January 5, 2011
I was all set to take off on the daily prompt for today, and it was a doozy. It asked if I was stressed out, and if so, why. I had just walked in the door after sitting at my son’s football practice in the cold (for Phoenix) night air and driven home in the dark. I don’t see well at night, so I was a little agitated. They are “improving” the main road near our house, and the daily guessing game of “Which lane will be blocked off today?” is enough to swear you off driving for a month. I’ve got client appointments tomorrow, with clients that are not nice, and to top it off, I came home to a grumpy teenager, a husband who is still not feeling well, and two dogs that get off on shredding up dryer sheets.
It took awhile for me to settle down, and finally fire up the laptop.
I spent some time poking around other blogs…I think I spend more time reading blog posts these days than I do ebooks on my nook. I like to do that first, to sort of get into the “writing” mode. I was making a little mental checklist of all of my woes, when I happened upon a post by another reverb10 participant, Geekin’ Hard. He wrote a hilarious piece about traveling with two business associates. His post reminded me of my first job out of college.
I went to work for an airport shuttle company. I started out in the reservations department, along with one of my cousins. We were cute, young, single girls, and they quickly decided that we would be better in a more direct customer service role. The drivers and the curb coordinators we worked with called us “Red” and “Legs.” My cousin had long, red hair, hence, Red; and, I was Legs, thanks to the the short skirts I wore. Because our company contracted with groups to meet large parties at the airport and transport them to their function’s destination, someone would have to meet the inbound passengers and direct them to the company vans & cars.
Yep. I was one of those dopes you see down by baggage claim, holding a sign.
We’d have a flight schedule, and our job was to meet each flight, direct folks to the luggage area, and then get them onto the vans. It’s like herding kittens. What is it about airports that reduces a fully functioning adult to babbling idiots incapable of reading, listening or following simple directions?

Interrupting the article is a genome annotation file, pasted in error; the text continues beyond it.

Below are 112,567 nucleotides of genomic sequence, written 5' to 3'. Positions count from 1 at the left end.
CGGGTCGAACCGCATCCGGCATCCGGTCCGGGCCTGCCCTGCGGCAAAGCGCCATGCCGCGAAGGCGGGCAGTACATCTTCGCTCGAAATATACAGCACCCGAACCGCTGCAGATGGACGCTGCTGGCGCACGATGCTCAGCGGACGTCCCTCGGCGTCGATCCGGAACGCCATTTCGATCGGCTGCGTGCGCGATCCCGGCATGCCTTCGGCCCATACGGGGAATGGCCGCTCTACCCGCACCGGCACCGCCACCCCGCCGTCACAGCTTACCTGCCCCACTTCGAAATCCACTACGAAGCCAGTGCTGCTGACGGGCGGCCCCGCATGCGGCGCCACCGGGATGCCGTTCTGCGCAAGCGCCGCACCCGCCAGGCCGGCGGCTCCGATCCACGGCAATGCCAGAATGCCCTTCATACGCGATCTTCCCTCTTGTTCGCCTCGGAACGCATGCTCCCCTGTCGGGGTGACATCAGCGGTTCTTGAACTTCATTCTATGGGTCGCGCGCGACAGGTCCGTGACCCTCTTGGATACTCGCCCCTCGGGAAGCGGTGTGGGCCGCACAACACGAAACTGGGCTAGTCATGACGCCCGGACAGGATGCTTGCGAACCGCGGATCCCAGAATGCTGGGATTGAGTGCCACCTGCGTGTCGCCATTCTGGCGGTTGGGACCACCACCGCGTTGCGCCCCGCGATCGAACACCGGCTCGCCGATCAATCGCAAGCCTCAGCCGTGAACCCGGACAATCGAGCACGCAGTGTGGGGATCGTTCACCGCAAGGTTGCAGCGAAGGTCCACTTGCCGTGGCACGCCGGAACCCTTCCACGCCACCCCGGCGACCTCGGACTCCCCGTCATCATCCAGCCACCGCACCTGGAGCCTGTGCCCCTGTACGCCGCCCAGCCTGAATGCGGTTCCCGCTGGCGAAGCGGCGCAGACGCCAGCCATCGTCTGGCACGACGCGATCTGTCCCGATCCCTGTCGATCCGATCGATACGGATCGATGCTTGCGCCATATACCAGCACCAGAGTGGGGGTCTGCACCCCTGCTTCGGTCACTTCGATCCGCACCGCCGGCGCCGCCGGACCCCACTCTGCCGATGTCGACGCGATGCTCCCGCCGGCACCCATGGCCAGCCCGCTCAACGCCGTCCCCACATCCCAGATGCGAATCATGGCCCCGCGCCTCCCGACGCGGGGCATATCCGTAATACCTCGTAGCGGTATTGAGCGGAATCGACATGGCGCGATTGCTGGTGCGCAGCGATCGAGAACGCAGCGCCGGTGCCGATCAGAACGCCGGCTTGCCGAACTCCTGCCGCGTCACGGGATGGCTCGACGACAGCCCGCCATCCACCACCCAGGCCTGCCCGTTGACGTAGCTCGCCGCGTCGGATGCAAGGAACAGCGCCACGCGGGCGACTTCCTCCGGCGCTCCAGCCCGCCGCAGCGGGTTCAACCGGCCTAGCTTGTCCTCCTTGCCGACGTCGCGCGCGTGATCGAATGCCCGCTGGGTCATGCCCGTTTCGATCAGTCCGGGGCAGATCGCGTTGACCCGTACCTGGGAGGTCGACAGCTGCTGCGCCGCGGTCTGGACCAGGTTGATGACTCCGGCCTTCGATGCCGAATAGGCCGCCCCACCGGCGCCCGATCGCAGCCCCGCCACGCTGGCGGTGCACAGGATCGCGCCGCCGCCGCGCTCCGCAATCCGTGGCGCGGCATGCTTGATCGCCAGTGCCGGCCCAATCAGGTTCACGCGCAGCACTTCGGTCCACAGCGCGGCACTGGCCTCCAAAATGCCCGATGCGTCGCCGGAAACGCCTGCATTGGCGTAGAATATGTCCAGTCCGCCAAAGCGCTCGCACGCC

I would be standing at the bottom of the escalators, holding a sign with a particular company’s name spelled out. As each flight would come in, the employees would come up to me and say, “I’m with (Company X).” I would wait until I had a couple of them in a little circle.
“Hello! My name is Brandee, and I am with Stupid Shuttle. Welcome to Phoenix. Please go over to the baggage carousel, get your luggage and come right back here to me.”
I would always tell them to come right back to me. RIGHT BACK TO …no, not there, HERE! Right HERE! With me. ME. Here. Here! HERE! I would have to tell them to come right back. If given more than those simple instructions, they would invariably wander off, and would not find the shuttle stop, located across several lanes of traffic, out on the island by the taxi stands. God help them if they got shanghaied by a taxi driver.
Once they all had their luggage, I would gather my little flock and lead them across the street to the shuttle stand. There, an obnoxious guy, usually someone that couldn’t be trusted behind the wheel, would coordinate the arrival of vans. We’d bundle them into the vans and send them on their way.
When it was time for the group to go home, my cousin or I would be in the lobby of the hotel, working with the door men, to get everyone into the vans & back to the airport. I did get a lot of funny looks, hanging around hotel lobbies, in a short skirt & heels.
It’s a weird job. To stand holding a sign is certainly not why I got a degree in English. I did get to read a lot, in between flights. The people watching in an airport is like no place else. I saw all sorts of famous people, both at the airport and at some of the resorts around town.
One day, while out in front of the Ritz Carlton, a limo driver approached me and said that if I stayed right where I was, I could meet ACDC. It was about 10:00 on a Monday morning. Pretty soon, four of the shortest, grungiest, scraggly looking guys you’ve ever seen came wandering out of the front doors and stood blinking and smoking cigarettes on the curb. All around them, other hotel guests were eyeing them suspiciously…they certainly didn’t look like the normal Ritz patrons. I got to meet them, but couldn’t understand a word that they mumbled before a limo came gliding forward. They all crawled into the back and were off.
I had worked with Stupid Shuttle for about six months, and that was plenty. Leading weary travelers through the airport like the Pied Piper, I developed a sense of how I would travel, given the opportunity. My first goal was to spend as little time in the actual airport as possible. The second was to make sure that I was prepared for delays, changes and inconvenience.
These days, when I travel for work, I keep things as simple as possible, so that I don’t become the type of passenger that I would have made fun of!